against unsolicited mail and posts should be.  If you decide not to
   tolerate unsolicited mail, write a clear acceptable use policy which
   states your position and delineates consequences for abuse.  If you
   state that you will not tolerate use of your resource for unsolicited
   mail/posts, and that the consequence will be loss of service, you
   should be able to cancel offending accounts relatively quickly.
   (Verifying, of course, that the account really IS being mis-used.)  If
   you have downstreaming arrangements with other providers, you should
   make sure they are aware of any policy you set.  Likewise, you should
   be aware of your upstream providers' policies.

   Consider limiting access for dialup accounts so they cannot be used by
   those who spew.  Make sure your mail servers aren't open for mail to
   be bounced off them (except for legitimate users).  Make sure your
   mail transfer agents are the most up-to-date version (which pass
   security audits) of the software.

   Educate your users about how to react to spew and spewers.  Make sure
   instructions for writing rules for mailers are clear and available.
   Support their efforts to deal with unwanted mail at the local level -
   taking some of the burden from your sys admins.

   Make sure you have an address for abuse complaints.  If complainers
   can routinely send mail to "abuse@BigISP.example" and you have someone
   assigned to read that mail, workflow will be much smoother.  Don't
   require people complaining about spam to use some unique local address
   for complaints.  Read and use 'postmaster' and 'abuse'.  We recommend
   adherence to RFC 2142, _Mailbox Names for Common Services, Roles and
   Functions._ [6].

   Finally, write your contracts and terms and conditions in such
   language that allows you to suspend service for offenders.  Make sure
   all your customers sign it before their accounts are activated.

   Legally, you may be able to stop spammers and spam relayers, but this
   is certainly dependent on the jurisdictions involved.  Potentially,
   the passing of spam via third party computers, especially if the
   headers are forged, could be a criminal action depending on the laws
   of the particular jurisdiction(s) involved.  If your site is being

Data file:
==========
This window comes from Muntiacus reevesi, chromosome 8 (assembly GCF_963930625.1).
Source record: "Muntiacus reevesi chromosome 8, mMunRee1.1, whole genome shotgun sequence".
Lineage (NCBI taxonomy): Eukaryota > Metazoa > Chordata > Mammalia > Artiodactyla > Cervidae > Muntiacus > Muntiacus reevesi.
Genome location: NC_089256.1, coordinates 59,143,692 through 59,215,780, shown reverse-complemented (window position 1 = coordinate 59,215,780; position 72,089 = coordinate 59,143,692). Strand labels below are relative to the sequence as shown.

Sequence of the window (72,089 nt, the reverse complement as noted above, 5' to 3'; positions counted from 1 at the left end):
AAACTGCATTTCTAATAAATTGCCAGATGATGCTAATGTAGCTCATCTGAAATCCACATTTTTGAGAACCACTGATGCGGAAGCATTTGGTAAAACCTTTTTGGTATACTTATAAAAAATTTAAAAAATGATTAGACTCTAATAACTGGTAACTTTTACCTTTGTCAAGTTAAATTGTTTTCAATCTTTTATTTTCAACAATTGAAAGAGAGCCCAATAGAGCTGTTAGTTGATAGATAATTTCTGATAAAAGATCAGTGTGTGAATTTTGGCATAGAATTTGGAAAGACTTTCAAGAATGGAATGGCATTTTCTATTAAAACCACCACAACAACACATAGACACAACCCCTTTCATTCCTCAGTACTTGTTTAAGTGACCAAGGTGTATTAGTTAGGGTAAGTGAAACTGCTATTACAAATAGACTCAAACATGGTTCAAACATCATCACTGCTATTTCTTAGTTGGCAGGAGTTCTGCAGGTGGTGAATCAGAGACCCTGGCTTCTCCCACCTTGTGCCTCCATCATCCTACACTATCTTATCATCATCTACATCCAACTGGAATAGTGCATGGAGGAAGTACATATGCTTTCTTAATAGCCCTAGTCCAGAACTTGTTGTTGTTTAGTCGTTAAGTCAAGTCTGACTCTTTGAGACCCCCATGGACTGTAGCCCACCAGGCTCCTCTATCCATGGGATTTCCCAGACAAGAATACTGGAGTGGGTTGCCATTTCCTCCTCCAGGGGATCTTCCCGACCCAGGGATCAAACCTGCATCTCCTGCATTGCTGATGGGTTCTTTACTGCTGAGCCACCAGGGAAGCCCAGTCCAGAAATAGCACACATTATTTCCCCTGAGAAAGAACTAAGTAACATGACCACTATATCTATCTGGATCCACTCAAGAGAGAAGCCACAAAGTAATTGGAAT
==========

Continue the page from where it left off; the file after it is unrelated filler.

used as a spam relay, be sure to contact local and national criminal
   law enforcement agencies.  Site operators may also want to consider
   the bringing of civil actions against the spammer for expropriation of
   property, in particular the computer time and network bandwidth.  In
   addition, when a mailing list is involved, there is a potential
   intellectual property rights violation.

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   There are a few law suits in the courts now which claim spammers
   interfered with and endangered network connectivity.  At least one
   company is attempting to charge spammers for the use of its networks

7.  Security

   Certain actions to stop spamming may cause problems to legitimate
   users of the net. There is a risk that filters to stop spamming will
   unintentionally stop legitimate mail too. Overloading postmasters with
   complaints about spamming may cause trouble to the wrong person,
   someone who is not responsible for and cannot do anything to avoid the
   spamming activity, or it may cause trouble out of proportion to the
   abuse you are complaining about.  Be sure to exercise discretion and
   good judgment in all these cases.  Check your local escalation
   procedure.  The Site Security Handbook [2] can help define an
   escalation procedure if your site does not have one defined.

   Lower levels of network security interact with the ability to trace
   spam via logs or message headers.  Measures to stop various sorts of
   DNS and IP spoofing can make this information more reliable.  Spammers
   can and will exploit obvious security weaknesses, especially in NNTP
   servers.  This can lead to denial of service, either from the sheer
   volume of posts, or as a result of action taken by upstream providers.

8.  Acknowledgements

   Thanks for help from the IETF-RUN working group, and also to all the
   spew-fighters.  Specific thanks are due to J.D. Falk, whose very
   helpful Anti-spam FAQ proved helpful.  Thanks are also due to the
   vigilance of Scott Hazen Mueller and Paul Vixie, who run, the Anti-spam web site. Thanks also to Jacob Palme,
   Chip Rosenthal, Karl Auerbach for specific text: Jacob for the
   Security Considerations section, Chip for the configuration
   suggestions in section 5, Karl for the legal considerations.  Andrew
   Gierth was very helpful with Netnews spam considerations.

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9.  Appendix - How to Track Down Spammers

   In a large proportion of spams today, complaining to the postmaster of
   the site that is the apparent sender of a message will have little
   effect because, either the headers are forged to disguise the source
   of the message, or the sender of the message runs their own
   system/domain, or both.

   As a result, it may be necessary to look carefully at the headers of a
   message to see what parts are most reliable, and/or to complain to the
   second or third-level Internet providers who provide Internet service
   to a problem domain.